Be my Valentine — but shh, Saudi cops are watching

It is the eve of Valentine’s Day in Saudi Arabia — and as usual the florists are hiding away their red roses.

Toy stores have cuddly red teddy bears and candy merchants have heart-shaped red boxes of bon bons in stock, but all are hidden out of sight.

It is the annual battle between Saudi romantics and the feared Muttawa, the Islamic police, who each year try to convince the public that Valentine’s Day on February 14 is a heathen holiday not suitable for the homeland of Islam.

This year is no different — reminders have gone out from clerics of a years-old fatwa reminding people that Islam does not recognise Valentine’s Day, which originally commemorated one or more Christian martyrs called Saint Valentine.

According to media reports this week, the education ministry sent out circulars about the proscribed day in an effort to prevent the most vulnerable — dreamy-eyed students — from succumbing to Westernised thoughts of romance.

Meanwhile supermarkets have tucked away red gift items that might get them shut down for a day or two, and chocolate shops have done the same.

Two days before the big day a florist in Riyadh’s upmarket Suleimaniya district was shipping out wreaths of red roses and crimson apples in the middle of the afternoon, the time that everyone else, including the Muttawa, is at rest.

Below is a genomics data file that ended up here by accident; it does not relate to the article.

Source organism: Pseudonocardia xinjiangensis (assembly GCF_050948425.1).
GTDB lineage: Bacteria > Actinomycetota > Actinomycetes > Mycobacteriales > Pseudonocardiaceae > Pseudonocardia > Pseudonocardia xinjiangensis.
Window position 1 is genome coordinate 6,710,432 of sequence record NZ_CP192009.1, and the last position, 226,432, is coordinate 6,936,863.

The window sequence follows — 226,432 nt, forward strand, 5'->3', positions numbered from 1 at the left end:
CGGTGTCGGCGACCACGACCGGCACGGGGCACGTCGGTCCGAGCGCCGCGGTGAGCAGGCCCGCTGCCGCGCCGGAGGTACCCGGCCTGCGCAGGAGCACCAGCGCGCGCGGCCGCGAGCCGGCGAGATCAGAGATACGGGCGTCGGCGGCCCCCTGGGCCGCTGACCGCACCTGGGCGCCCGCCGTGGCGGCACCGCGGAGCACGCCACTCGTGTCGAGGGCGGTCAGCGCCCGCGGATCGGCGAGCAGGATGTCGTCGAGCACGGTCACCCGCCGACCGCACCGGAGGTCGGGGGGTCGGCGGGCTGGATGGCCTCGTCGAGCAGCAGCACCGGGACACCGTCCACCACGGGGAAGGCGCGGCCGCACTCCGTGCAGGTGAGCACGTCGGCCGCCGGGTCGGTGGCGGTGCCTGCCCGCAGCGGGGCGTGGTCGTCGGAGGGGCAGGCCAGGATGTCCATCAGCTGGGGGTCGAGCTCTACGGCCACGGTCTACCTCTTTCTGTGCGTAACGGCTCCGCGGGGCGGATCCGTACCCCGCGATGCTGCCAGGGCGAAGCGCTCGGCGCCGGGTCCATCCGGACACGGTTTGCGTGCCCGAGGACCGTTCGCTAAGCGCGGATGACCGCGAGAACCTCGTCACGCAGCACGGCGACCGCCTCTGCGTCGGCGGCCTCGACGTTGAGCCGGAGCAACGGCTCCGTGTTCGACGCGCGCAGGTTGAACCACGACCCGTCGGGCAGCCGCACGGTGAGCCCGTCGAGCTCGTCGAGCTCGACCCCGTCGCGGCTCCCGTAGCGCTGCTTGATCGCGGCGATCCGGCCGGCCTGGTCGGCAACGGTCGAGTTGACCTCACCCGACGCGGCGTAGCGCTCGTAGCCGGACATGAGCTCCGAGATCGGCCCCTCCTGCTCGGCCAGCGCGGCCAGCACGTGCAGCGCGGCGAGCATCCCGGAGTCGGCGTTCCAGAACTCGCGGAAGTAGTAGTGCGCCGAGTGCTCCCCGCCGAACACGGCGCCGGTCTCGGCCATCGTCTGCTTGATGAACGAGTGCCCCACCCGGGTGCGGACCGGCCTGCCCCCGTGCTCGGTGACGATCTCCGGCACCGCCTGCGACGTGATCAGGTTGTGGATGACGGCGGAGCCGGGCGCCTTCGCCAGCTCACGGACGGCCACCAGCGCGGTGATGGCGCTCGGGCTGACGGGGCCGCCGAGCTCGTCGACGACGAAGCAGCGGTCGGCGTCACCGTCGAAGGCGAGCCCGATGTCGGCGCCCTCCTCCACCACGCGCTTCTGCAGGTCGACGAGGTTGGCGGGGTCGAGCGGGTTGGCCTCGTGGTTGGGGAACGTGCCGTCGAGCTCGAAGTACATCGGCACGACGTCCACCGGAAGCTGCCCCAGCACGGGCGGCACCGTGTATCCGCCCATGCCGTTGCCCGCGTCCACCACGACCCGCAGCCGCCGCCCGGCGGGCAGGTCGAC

“Every year they try to stop Valentine’s Day,” said a Pakistani deliveryman as he packed the wreaths into a van. “The Muttawa will come tonight. If they catch me they will take all of these and destroy them.”

The Western version of Valentine’s Day — lovers raining flowers, chocolates and toys, all with a red theme, on each other — would be a challenge in Saudi Arabia at any time of the year.

Strict Islamic religious rules keep men and women separate until they are married — and marriages are usually arranged by their families.

There is no taking a girlfriend out to a coffee shop or restaurant: the cafés and restaurants all have separate sections, one for single men and the other for women and families.

But the Muttawa — which go by the official name of the Commission for the Promotion of Virtue and Prevention of Vices — are only a nuisance, not a reign of terror, said a chocolatier in front of his shop on Wednesday.

His Valentine’s assortments are mixed colours — red, blue, green — so that he doesn’t attract undue attention.

“Sales are still good,” he said, not wanting to be identified to be on the safe side. – AFP

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Paul Handley
Paul Handley

Paul Handley is a former AFP bureau chief in Riyadh. He is currently the US security correspondent for Agence France-Presse (AFP) in Washington DC, covering crime, justice and US politics. His reporting has appeared in Business Insider, New Zealand Herald, AlterNet, France 24, Yahoo, The New York Times, The Times South Africa, The Globe and Mail, and the Sydney Morning Herald. He is author of The King Never Smiles about the late Thai monarch.

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